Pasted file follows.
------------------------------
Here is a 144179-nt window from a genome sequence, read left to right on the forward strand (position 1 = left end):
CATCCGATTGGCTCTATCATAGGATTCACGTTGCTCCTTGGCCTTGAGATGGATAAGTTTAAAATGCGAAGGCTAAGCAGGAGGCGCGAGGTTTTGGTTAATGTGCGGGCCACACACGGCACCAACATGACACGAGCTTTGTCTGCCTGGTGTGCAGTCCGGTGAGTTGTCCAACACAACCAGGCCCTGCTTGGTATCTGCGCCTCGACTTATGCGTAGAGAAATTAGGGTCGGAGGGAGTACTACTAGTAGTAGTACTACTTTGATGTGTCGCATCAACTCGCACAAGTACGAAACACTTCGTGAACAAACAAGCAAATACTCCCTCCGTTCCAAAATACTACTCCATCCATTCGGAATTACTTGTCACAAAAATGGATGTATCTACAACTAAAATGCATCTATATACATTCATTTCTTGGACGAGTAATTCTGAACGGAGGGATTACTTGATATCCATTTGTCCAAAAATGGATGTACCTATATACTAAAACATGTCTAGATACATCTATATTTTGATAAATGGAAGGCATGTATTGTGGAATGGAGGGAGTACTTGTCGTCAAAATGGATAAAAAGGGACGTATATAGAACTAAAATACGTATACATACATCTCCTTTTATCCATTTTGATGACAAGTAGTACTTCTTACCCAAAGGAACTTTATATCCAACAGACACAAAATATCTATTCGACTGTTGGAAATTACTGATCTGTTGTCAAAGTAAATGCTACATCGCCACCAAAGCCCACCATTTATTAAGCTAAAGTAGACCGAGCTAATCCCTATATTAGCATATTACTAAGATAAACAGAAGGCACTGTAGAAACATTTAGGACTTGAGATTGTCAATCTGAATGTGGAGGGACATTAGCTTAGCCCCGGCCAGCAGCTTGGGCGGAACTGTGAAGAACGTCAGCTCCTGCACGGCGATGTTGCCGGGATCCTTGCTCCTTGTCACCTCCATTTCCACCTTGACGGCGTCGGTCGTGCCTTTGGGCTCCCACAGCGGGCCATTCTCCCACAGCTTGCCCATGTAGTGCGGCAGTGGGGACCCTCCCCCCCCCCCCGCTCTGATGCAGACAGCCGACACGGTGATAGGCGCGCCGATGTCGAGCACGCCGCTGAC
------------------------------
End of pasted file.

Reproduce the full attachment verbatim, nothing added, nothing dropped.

Here is a 144179-nt window from a genome sequence, read left to right on the forward strand (position 1 = left end):
CATCCGATTGGCTCTATCATAGGATTCACGTTGCTCCTTGGCCTTGAGATGGATAAGTTTAAAATGCGAAGGCTAAGCAGGAGGCGCGAGGTTTTGGTTAATGTGCGGGCCACACACGGCACCAACATGACACGAGCTTTGTCTGCCTGGTGTGCAGTCCGGTGAGTTGTCCAACACAACCAGGCCCTGCTTGGTATCTGCGCCTCGACTTATGCGTAGAGAAATTAGGGTCGGAGGGAGTACTACTAGTAGTAGTACTACTTTGATGTGTCGCATCAACTCGCACAAGTACGAAACACTTCGTGAACAAACAAGCAAATACTCCCTCCGTTCCAAAATACTACTCCATCCATTCGGAATTACTTGTCACAAAAATGGATGTATCTACAACTAAAATGCATCTATATACATTCATTTCTTGGACGAGTAATTCTGAACGGAGGGATTACTTGATATCCATTTGTCCAAAAATGGATGTACCTATATACTAAAACATGTCTAGATACATCTATATTTTGATAAATGGAAGGCATGTATTGTGGAATGGAGGGAGTACTTGTCGTCAAAATGGATAAAAAGGGACGTATATAGAACTAAAATACGTATACATACATCTCCTTTTATCCATTTTGATGACAAGTAGTACTTCTTACCCAAAGGAACTTTATATCCAACAGACACAAAATATCTATTCGACTGTTGGAAATTACTGATCTGTTGTCAAAGTAAATGCTACATCGCCACCAAAGCCCACCATTTATTAAGCTAAAGTAGACCGAGCTAATCCCTATATTAGCATATTACTAAGATAAACAGAAGGCACTGTAGAAACATTTAGGACTTGAGATTGTCAATCTGAATGTGGAGGGACATTAGCTTAGCCCCGGCCAGCAGCTTGGGCGGAACTGTGAAGAACGTCAGCTCCTGCACGGCGATGTTGCCGGGATCCTTGCTCCTTGTCACCTCCATTTCCACCTTGACGGCGTCGGTCGTGCCTTTGGGCTCCCACAGCGGGCCATTCTCCCACAGCTTGCCCATGTAGTGCGGCAGTGGGGACCCTCCCCCCCCCCCCGCTCTGATGCAGACAGCCGACACGGTGATAGGCGCGCCGATGTCGAGCACGCCGCTGAC